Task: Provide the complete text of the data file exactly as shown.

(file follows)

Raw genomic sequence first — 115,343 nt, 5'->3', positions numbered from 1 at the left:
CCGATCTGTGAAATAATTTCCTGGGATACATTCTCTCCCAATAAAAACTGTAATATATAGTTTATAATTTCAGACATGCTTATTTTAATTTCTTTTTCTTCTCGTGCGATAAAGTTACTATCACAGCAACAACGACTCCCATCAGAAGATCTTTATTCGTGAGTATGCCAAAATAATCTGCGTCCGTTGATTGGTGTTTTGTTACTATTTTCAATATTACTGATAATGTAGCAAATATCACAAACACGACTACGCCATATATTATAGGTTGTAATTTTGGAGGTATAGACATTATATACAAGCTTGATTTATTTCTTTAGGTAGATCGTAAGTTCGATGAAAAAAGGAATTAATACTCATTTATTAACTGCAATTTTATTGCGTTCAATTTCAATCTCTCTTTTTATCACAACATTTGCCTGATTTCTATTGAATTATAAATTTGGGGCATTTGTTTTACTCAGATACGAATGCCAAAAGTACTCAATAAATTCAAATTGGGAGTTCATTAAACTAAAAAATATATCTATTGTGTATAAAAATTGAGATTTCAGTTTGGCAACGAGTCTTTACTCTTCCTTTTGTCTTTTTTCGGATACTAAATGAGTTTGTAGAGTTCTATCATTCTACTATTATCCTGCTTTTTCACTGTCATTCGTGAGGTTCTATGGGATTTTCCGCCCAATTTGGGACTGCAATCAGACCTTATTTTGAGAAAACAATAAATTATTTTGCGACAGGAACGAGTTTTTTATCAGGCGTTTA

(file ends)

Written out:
Raw genomic sequence first — 115,343 nt, 5'->3', positions numbered from 1 at the left:
CCGATCTGTGAAATAATTTCCTGGGATACATTCTCTCCCAATAAAAACTGTAATATATAGTTTATAATTTCAGACATGCTTATTTTAATTTCTTTTTCTTCTCGTGCGATAAAGTTACTATCACAGCAACAACGACTCCCATCAGAAGATCTTTATTCGTGAGTATGCCAAAATAATCTGCGTCCGTTGATTGGTGTTTTGTTACTATTTTCAATATTACTGATAATGTAGCAAATATCACAAACACGACTACGCCATATATTATAGGTTGTAATTTTGGAGGTATAGACATTATATACAAGCTTGATTTATTTCTTTAGGTAGATCGTAAGTTCGATGAAAAAAGGAATTAATACTCATTTATTAACTGCAATTTTATTGCGTTCAATTTCAATCTCTCTTTTTATCACAACATTTGCCTGATTTCTATTGAATTATAAATTTGGGGCATTTGTTTTACTCAGATACGAATGCCAAAAGTACTCAATAAATTCAAATTGGGAGTTCATTAAACTAAAAAATATATCTATTGTGTATAAAAATTGAGATTTCAGTTTGGCAACGAGTCTTTACTCTTCCTTTTGTCTTTTTTCGGATACTAAATGAGTTTGTAGAGTTCTATCATTCTACTATTATCCTGCTTTTTCACTGTCATTCGTGAGGTTCTATGGGATTTTCCGCCCAATTTGGGACTGCAATCAGACCTTATTTTGAGAAAACAATAAATTATTTTGCGACAGGAACGAGTTTTTTATCAGGCGTTTA